Chemical peels remove damaged outer layers of skin on the face to smooth texture, reduce scarring, and remove blemishes to produce healthy, glowing skin.* There are three types of chemical peels, ranging from mild to strong—alphahydroxy acids (AHAs), trichloroacetic acid (TCA), and phenol—and formula strengths are tailored to each patient. Peels can be combined with other procedures such as facelifts for a younger look.
Anesthesia is not required because phenol and TCAs act as an anesthetic while AHAs produce only a slight stinging, though you may be given a sedative.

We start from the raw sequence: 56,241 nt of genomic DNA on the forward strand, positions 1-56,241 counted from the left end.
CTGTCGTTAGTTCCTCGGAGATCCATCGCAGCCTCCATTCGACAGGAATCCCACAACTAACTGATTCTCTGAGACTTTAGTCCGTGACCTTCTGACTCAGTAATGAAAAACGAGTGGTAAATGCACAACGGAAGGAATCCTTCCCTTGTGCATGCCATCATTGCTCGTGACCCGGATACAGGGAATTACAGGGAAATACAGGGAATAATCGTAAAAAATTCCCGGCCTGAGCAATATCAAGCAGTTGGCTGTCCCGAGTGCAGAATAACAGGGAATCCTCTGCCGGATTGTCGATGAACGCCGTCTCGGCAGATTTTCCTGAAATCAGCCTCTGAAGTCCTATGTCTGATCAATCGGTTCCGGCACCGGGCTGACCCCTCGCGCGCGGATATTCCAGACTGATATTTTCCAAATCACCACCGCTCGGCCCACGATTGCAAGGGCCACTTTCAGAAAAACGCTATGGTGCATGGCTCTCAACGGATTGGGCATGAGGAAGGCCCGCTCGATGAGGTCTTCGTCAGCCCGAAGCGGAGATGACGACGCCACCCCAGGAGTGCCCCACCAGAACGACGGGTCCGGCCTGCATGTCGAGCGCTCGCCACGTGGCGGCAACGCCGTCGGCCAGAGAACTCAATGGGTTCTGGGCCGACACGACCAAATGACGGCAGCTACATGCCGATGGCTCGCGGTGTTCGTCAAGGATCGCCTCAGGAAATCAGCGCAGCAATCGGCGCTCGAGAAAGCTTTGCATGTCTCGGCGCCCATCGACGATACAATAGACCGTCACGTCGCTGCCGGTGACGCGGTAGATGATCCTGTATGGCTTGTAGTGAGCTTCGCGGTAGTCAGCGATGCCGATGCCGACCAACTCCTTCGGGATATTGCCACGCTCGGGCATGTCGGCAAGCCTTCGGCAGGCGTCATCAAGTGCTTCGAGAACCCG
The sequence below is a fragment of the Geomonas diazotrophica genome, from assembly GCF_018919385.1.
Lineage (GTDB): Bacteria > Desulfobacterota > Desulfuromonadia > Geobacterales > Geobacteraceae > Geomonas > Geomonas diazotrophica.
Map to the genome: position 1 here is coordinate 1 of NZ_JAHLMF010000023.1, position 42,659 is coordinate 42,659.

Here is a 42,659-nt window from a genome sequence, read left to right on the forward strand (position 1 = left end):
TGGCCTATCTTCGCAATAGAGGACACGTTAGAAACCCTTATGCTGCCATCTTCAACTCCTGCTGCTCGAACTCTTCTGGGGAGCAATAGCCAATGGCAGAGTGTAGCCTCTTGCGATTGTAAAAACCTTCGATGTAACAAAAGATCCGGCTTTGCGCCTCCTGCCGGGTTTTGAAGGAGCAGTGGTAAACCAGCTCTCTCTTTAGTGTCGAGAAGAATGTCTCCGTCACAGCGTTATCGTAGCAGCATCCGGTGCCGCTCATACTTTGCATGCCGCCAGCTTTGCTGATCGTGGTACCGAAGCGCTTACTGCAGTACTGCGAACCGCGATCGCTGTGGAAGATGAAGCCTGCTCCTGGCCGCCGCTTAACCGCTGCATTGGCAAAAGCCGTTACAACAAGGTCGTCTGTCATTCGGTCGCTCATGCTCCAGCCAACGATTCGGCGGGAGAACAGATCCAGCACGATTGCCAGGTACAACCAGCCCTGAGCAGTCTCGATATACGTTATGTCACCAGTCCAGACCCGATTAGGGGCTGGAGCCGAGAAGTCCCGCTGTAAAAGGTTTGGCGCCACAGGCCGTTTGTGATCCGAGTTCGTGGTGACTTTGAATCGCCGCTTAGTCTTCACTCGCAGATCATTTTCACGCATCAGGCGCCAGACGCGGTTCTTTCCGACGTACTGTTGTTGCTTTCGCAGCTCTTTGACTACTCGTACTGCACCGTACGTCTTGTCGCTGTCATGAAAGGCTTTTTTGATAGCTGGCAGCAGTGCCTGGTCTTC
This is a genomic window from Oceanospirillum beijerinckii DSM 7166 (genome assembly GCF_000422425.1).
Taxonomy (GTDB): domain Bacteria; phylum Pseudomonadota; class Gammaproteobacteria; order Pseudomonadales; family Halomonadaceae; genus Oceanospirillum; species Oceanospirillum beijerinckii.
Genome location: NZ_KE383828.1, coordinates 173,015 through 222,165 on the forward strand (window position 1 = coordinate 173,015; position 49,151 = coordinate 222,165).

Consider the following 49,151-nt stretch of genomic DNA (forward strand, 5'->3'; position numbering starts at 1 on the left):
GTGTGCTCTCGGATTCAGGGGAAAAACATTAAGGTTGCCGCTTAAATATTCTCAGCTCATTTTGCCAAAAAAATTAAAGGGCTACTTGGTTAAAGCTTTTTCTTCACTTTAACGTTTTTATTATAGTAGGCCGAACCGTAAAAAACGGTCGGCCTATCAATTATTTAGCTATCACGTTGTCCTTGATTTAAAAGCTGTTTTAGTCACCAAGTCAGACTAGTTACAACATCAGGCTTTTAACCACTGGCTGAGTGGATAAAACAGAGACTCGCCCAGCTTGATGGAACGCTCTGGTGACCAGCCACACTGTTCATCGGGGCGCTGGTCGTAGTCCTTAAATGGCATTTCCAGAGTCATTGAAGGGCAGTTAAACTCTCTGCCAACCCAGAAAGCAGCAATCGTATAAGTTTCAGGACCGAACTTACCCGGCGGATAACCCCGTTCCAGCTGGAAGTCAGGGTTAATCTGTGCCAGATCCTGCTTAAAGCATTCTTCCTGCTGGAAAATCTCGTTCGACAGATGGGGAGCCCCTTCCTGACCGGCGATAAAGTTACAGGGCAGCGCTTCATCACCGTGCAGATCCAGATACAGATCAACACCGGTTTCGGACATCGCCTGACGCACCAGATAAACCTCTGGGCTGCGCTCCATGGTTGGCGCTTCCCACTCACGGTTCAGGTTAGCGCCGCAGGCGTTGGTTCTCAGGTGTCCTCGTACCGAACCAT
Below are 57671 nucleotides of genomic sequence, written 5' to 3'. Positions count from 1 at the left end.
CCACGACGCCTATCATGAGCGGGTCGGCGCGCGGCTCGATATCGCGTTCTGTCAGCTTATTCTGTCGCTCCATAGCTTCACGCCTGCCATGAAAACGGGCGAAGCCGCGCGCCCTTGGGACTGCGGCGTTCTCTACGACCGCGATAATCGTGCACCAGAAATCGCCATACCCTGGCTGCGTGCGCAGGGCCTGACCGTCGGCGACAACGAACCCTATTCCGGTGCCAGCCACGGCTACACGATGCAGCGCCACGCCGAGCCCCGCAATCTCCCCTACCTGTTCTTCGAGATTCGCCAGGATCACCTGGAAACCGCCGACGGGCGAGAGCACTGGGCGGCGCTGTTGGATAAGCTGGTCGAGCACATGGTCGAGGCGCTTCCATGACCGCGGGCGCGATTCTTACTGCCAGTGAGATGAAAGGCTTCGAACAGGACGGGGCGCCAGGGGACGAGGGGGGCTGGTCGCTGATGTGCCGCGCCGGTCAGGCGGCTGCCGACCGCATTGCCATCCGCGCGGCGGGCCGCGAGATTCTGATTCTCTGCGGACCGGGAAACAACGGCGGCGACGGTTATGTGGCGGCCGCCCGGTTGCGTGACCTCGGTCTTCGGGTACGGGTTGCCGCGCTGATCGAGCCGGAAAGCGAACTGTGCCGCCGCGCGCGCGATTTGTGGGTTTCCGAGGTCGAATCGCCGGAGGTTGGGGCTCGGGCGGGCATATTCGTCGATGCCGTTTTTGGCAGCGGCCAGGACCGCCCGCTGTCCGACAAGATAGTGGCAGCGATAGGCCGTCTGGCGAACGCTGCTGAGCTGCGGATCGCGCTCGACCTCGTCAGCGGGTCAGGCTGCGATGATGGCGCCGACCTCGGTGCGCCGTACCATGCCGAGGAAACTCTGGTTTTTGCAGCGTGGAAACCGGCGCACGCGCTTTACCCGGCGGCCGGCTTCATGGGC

In an AHA peel, the skin is cleaned and the solution applied; there is no need for “after-peel” ointment or covering. During TCA and phenol peels, the skin is cleansed and a solution is applied which may cause a brief stinging sensation. Petroleum jelly or a waterproof adhesive tape may be put on the skin following a phenol treatment.
AHA peels can cause temporary stinging, redness, irritation, and flaking or crusting. Phenol and TCA peels can result in tingling or throbbing, reddened skin, a crust or scab, and significant swelling which lasts about a week, depending on the strength of the peel used. With phenol, your eyes may be swollen shut at first, and you may be put on a liquid diet and advised not to talk much. Any tape used is removed after a day or two. All procedures require adequate sun protection for your new skin.